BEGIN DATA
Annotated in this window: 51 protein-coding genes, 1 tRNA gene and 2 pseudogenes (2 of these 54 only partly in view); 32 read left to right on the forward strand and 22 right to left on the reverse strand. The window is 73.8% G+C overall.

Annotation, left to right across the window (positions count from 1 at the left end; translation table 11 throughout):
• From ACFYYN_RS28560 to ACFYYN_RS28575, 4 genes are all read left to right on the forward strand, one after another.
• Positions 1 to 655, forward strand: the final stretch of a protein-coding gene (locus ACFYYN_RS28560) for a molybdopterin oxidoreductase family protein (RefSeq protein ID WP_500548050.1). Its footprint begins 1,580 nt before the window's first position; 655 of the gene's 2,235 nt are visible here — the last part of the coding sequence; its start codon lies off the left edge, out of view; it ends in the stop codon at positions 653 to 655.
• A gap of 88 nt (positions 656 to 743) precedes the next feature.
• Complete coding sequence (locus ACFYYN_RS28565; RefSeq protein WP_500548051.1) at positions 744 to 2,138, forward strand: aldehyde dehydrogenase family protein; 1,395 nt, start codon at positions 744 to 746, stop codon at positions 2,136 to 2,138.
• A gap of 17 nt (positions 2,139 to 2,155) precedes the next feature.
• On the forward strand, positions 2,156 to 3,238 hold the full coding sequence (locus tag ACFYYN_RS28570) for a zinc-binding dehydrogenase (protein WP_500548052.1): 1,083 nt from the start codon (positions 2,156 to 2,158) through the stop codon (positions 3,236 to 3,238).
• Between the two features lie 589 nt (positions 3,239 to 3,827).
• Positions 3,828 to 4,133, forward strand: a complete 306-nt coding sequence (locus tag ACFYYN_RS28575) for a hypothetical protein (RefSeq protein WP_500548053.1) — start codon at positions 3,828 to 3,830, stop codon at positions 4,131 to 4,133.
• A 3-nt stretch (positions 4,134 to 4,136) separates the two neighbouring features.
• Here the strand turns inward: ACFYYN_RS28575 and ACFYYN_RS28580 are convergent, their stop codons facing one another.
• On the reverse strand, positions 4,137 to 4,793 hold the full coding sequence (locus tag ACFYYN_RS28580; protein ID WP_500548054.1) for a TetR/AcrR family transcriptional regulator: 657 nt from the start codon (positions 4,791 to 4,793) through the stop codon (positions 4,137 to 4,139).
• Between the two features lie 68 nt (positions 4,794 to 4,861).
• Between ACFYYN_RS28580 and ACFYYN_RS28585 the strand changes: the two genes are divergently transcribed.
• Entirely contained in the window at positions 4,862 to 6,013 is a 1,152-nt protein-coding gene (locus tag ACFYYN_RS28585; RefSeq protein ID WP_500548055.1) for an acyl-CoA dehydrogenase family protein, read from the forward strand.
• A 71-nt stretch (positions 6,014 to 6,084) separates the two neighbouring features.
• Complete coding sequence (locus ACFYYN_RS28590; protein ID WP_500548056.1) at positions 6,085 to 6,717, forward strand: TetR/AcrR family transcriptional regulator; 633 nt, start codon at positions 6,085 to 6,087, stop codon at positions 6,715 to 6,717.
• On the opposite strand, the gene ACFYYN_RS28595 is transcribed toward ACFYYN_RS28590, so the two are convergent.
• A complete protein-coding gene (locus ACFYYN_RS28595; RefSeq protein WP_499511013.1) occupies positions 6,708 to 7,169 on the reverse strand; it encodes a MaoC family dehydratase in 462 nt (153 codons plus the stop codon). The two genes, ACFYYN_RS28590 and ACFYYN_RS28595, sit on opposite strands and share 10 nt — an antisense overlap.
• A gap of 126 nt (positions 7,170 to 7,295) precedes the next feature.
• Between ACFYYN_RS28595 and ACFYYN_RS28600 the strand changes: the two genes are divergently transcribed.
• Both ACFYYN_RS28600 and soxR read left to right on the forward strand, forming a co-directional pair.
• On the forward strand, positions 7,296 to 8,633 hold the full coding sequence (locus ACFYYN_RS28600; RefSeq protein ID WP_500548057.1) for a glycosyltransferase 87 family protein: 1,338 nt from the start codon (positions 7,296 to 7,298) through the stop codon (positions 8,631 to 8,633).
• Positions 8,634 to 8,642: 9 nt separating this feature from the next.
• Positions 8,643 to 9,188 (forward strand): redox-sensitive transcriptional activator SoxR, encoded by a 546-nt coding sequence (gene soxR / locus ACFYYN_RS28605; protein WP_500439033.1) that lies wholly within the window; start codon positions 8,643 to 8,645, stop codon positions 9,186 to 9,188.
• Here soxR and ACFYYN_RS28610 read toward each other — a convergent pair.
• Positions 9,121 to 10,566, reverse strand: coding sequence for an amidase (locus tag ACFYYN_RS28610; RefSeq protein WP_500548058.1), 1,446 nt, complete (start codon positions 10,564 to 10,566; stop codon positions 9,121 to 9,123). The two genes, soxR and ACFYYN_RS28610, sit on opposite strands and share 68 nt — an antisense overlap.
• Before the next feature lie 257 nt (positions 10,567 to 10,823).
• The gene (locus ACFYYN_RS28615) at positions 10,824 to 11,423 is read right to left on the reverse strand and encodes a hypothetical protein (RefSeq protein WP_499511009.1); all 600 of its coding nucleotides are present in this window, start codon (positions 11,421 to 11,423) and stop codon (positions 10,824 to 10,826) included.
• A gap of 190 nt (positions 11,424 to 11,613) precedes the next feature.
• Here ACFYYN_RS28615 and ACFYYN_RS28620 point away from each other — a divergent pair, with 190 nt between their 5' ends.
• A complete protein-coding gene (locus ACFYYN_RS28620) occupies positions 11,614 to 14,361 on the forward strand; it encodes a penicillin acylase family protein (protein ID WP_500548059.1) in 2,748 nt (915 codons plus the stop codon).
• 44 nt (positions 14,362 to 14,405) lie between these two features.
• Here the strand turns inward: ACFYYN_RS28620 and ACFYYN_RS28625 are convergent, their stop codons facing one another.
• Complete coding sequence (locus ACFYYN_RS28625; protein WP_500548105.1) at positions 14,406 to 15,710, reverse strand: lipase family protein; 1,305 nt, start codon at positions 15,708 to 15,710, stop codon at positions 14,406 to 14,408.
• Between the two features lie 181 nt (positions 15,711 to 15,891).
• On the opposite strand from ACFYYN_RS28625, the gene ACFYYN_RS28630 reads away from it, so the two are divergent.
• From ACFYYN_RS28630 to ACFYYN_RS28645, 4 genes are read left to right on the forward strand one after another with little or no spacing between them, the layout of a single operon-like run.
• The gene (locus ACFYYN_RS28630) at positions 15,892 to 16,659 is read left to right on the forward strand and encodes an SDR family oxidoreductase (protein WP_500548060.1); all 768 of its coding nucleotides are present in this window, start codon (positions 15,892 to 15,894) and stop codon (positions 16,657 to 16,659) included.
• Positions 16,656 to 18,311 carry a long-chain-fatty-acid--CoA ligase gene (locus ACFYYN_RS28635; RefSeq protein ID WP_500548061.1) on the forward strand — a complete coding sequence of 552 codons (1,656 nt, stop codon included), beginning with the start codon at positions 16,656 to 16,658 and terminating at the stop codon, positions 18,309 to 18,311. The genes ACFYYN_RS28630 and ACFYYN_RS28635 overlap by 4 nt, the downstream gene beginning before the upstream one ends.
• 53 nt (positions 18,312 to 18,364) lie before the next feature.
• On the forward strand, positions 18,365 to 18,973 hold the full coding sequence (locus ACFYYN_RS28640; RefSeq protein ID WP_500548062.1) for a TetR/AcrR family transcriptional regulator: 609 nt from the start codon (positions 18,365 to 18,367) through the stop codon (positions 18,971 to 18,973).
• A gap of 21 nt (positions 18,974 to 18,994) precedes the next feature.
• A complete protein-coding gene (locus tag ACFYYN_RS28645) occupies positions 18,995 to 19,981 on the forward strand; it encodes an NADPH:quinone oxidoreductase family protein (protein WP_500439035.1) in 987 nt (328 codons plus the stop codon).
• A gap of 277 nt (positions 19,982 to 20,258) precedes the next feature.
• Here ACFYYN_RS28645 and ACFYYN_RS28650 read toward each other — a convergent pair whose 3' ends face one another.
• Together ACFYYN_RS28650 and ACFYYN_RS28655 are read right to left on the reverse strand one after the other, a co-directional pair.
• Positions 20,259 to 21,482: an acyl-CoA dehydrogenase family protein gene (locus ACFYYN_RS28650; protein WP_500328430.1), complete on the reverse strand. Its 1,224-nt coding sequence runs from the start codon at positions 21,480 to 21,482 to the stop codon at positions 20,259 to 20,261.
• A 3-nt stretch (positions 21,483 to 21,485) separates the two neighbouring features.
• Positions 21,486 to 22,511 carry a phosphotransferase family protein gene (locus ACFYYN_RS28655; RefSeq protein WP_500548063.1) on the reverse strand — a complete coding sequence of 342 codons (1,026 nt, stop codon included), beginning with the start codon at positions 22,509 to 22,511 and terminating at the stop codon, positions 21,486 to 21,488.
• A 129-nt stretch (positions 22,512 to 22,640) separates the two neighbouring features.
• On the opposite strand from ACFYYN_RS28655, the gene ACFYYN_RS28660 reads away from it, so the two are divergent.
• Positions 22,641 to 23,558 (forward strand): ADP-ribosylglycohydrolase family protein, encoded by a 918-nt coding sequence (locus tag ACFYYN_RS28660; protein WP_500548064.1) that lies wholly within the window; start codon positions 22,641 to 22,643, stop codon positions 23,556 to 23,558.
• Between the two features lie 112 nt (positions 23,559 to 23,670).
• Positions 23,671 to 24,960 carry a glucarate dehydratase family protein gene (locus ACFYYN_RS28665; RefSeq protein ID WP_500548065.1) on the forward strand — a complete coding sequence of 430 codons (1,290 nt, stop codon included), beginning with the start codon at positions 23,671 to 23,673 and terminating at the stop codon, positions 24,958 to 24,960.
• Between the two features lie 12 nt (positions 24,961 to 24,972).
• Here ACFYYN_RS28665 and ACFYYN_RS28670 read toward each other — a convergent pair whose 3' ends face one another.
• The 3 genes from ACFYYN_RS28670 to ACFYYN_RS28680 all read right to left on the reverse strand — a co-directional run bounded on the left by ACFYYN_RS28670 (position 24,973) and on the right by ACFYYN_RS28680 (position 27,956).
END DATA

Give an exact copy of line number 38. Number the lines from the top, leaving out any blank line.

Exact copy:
• On the opposite strand from ACFYYN_RS28625, the gene ACFYYN_RS28630 reads away from it, so the two are divergent.